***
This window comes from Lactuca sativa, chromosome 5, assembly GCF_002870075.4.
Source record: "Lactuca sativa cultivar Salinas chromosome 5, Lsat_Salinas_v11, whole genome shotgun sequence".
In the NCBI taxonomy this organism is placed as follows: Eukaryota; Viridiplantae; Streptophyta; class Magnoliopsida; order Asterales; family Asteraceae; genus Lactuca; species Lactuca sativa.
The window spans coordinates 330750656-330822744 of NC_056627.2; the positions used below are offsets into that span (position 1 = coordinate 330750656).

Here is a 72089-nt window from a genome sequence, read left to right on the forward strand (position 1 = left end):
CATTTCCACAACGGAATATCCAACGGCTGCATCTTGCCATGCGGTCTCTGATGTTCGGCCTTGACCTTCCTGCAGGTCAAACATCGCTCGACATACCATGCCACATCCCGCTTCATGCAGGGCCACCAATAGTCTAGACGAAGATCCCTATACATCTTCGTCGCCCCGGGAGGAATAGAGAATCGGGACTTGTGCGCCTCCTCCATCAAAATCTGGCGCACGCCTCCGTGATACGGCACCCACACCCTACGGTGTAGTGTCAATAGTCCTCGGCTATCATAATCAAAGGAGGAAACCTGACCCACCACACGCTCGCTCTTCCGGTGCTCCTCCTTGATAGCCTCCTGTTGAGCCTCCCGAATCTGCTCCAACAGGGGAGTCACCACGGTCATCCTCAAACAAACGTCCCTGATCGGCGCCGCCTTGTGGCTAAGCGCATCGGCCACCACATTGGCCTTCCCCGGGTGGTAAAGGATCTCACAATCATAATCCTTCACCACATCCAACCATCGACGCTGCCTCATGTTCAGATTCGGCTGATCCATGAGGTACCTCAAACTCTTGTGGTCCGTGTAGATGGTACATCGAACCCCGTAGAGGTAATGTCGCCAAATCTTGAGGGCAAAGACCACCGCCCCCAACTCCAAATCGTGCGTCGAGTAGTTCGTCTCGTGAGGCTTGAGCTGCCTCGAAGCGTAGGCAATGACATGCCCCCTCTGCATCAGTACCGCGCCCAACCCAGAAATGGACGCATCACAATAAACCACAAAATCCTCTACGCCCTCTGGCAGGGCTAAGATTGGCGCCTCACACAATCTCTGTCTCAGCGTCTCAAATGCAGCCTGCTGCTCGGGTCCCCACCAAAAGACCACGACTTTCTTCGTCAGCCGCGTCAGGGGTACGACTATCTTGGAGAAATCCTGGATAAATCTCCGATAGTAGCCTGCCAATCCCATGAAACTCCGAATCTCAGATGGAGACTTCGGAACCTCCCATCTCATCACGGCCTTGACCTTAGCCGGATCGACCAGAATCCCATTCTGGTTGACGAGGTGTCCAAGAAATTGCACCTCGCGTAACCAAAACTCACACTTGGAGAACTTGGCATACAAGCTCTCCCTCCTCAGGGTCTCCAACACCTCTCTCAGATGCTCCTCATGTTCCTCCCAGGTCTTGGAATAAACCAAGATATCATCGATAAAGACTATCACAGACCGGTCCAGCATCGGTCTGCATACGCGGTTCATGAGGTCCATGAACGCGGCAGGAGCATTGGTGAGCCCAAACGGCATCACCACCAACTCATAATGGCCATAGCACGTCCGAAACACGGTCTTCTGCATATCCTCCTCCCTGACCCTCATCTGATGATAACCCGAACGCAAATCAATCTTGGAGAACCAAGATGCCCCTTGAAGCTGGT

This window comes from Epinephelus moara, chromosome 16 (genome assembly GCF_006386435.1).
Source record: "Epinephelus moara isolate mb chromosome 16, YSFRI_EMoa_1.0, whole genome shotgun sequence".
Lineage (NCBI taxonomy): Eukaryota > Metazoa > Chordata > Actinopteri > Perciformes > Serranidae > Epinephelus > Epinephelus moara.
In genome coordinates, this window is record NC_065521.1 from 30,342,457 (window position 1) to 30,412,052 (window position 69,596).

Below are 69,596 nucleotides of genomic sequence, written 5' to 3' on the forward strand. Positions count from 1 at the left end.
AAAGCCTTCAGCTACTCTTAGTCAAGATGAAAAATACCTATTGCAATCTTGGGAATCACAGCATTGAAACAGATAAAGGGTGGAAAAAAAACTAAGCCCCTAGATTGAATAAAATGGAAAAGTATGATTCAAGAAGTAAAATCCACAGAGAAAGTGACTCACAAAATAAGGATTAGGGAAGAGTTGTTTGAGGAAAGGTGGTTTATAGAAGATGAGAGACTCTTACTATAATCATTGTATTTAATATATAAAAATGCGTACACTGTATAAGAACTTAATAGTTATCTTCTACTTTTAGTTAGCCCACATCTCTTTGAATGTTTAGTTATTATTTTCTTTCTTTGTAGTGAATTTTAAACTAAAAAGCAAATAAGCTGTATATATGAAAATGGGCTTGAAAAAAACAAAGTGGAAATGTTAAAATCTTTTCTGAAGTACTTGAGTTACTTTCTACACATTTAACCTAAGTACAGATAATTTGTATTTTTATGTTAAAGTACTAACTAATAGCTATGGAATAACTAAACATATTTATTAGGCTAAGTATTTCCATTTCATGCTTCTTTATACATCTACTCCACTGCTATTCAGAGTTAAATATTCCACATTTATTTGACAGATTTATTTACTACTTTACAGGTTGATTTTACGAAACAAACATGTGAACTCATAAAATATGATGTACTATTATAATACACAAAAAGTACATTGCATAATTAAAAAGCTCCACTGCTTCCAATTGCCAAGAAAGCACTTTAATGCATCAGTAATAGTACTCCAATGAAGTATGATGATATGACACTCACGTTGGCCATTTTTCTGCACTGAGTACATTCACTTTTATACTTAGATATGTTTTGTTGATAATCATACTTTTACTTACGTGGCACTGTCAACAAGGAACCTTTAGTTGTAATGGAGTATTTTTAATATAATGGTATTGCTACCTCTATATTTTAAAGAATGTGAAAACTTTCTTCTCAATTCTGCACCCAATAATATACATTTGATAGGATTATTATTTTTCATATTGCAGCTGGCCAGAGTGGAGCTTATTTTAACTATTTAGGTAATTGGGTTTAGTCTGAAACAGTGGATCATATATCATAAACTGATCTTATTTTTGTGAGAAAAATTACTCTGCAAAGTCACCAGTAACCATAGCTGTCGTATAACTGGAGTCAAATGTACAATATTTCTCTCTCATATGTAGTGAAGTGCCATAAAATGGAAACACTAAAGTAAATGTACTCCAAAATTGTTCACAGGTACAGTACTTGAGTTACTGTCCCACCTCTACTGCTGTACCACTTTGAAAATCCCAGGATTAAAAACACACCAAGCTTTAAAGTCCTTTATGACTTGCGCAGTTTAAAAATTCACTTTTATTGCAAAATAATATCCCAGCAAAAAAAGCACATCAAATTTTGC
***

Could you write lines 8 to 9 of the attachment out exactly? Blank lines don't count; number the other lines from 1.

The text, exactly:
Source record: "Epinephelus moara isolate mb chromosome 16, YSFRI_EMoa_1.0, whole genome shotgun sequence".
Lineage (NCBI taxonomy): Eukaryota > Metazoa > Chordata > Actinopteri > Perciformes > Serranidae > Epinephelus > Epinephelus moara.